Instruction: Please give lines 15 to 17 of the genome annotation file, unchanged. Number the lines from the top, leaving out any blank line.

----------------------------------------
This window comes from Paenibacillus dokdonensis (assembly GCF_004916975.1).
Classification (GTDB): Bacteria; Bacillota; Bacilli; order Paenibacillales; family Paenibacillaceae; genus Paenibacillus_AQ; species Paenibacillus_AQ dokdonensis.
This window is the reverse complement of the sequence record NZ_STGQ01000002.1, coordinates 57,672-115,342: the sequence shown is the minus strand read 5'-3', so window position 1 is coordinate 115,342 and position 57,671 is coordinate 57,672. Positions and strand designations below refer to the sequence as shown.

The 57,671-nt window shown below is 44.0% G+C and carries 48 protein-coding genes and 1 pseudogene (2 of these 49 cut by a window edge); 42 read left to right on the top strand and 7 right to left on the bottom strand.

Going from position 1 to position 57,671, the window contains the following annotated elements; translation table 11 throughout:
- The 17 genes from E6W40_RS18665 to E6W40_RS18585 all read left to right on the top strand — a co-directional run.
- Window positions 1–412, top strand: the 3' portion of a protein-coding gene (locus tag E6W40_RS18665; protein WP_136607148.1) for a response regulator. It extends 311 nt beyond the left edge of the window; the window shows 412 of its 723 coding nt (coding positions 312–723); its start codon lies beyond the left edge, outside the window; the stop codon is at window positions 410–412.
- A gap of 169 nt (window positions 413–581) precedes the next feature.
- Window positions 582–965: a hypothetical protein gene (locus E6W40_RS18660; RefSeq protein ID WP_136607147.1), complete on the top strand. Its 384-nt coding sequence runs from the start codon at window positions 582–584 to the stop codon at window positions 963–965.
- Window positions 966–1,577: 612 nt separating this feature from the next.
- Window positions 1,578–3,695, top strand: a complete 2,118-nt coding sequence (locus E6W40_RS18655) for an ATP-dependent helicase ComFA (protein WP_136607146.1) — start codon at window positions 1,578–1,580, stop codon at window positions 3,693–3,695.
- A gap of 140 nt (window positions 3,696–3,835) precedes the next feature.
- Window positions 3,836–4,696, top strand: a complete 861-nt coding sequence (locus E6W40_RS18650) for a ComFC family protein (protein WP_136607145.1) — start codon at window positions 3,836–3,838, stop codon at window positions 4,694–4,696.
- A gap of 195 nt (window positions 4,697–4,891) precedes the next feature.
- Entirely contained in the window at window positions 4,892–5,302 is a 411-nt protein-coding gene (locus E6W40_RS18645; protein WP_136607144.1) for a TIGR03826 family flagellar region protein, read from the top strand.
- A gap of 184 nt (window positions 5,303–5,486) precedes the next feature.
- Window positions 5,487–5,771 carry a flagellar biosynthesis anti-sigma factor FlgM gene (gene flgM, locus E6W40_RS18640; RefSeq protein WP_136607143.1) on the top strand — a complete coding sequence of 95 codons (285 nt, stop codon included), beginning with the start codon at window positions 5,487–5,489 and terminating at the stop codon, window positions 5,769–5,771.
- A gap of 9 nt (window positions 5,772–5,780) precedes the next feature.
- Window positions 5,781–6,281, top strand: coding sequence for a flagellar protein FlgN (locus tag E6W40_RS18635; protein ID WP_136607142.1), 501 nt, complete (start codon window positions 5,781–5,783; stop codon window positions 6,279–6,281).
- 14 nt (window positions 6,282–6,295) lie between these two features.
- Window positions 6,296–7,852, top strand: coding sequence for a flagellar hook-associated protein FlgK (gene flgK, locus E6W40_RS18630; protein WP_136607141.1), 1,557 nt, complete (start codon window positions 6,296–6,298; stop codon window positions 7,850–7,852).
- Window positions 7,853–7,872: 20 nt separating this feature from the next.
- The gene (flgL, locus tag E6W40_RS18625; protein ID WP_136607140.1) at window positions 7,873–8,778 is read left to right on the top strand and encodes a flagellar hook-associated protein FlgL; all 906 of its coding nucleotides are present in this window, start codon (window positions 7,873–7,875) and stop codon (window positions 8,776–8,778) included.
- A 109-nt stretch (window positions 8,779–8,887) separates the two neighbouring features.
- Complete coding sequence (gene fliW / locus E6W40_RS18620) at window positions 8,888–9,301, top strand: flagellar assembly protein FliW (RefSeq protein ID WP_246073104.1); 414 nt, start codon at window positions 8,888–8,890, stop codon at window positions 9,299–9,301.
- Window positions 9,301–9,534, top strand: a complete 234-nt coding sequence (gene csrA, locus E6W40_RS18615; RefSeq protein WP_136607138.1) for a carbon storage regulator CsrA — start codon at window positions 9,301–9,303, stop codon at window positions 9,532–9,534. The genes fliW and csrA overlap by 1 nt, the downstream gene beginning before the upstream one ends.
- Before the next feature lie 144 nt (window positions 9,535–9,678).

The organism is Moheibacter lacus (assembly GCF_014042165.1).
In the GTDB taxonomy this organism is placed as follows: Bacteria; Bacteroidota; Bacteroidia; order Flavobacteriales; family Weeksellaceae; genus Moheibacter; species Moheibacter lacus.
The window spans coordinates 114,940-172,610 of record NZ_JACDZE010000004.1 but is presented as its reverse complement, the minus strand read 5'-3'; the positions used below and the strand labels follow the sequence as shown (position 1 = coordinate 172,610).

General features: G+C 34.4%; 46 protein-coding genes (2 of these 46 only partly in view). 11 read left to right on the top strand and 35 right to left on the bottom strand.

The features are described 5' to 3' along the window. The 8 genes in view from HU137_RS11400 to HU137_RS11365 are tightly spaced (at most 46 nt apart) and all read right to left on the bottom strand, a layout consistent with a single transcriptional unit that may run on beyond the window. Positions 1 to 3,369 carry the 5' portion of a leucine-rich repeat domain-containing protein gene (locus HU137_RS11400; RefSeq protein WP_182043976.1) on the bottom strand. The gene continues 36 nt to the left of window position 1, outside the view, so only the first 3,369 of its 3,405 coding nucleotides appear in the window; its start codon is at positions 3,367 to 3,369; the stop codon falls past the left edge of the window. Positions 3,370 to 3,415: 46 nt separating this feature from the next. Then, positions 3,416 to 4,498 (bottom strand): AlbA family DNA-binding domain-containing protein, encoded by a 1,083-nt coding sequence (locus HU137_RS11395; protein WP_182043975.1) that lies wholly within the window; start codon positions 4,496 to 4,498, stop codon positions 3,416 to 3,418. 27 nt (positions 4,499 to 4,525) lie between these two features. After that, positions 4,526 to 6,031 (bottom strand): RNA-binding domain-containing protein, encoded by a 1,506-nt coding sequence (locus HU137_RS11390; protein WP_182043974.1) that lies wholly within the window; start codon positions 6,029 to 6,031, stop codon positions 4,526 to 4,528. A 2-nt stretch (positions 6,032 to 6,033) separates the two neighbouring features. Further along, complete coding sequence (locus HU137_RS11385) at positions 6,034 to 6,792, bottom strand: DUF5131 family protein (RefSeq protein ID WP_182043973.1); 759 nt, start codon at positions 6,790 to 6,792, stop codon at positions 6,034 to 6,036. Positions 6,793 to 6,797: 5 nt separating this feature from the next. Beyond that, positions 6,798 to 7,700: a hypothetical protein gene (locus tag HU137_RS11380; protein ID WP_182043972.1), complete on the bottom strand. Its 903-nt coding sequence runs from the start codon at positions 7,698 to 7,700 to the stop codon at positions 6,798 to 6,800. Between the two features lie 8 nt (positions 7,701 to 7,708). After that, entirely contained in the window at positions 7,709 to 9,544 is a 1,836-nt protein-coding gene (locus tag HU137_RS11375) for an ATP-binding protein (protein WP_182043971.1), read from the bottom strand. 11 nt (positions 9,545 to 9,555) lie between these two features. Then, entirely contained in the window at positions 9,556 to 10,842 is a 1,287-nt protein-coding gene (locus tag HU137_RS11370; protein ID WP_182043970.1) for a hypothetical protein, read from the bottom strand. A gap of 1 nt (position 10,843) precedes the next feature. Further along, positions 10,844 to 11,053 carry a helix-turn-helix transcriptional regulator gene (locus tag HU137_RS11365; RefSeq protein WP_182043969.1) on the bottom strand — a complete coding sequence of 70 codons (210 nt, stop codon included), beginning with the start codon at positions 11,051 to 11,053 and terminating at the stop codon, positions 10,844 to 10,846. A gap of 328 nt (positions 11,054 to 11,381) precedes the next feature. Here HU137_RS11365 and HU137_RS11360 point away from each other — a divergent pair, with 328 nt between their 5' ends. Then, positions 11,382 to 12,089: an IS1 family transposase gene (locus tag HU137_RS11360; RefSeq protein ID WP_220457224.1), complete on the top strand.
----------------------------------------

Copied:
- Entirely contained in the window at window positions 4,892–5,302 is a 411-nt protein-coding gene (locus E6W40_RS18645; protein WP_136607144.1) for a TIGR03826 family flagellar region protein, read from the top strand.
- A gap of 184 nt (window positions 5,303–5,486) precedes the next feature.
- Window positions 5,487–5,771 carry a flagellar biosynthesis anti-sigma factor FlgM gene (gene flgM, locus E6W40_RS18640; RefSeq protein WP_136607143.1) on the top strand — a complete coding sequence of 95 codons (285 nt, stop codon included), beginning with the start codon at window positions 5,487–5,489 and terminating at the stop codon, window positions 5,769–5,771.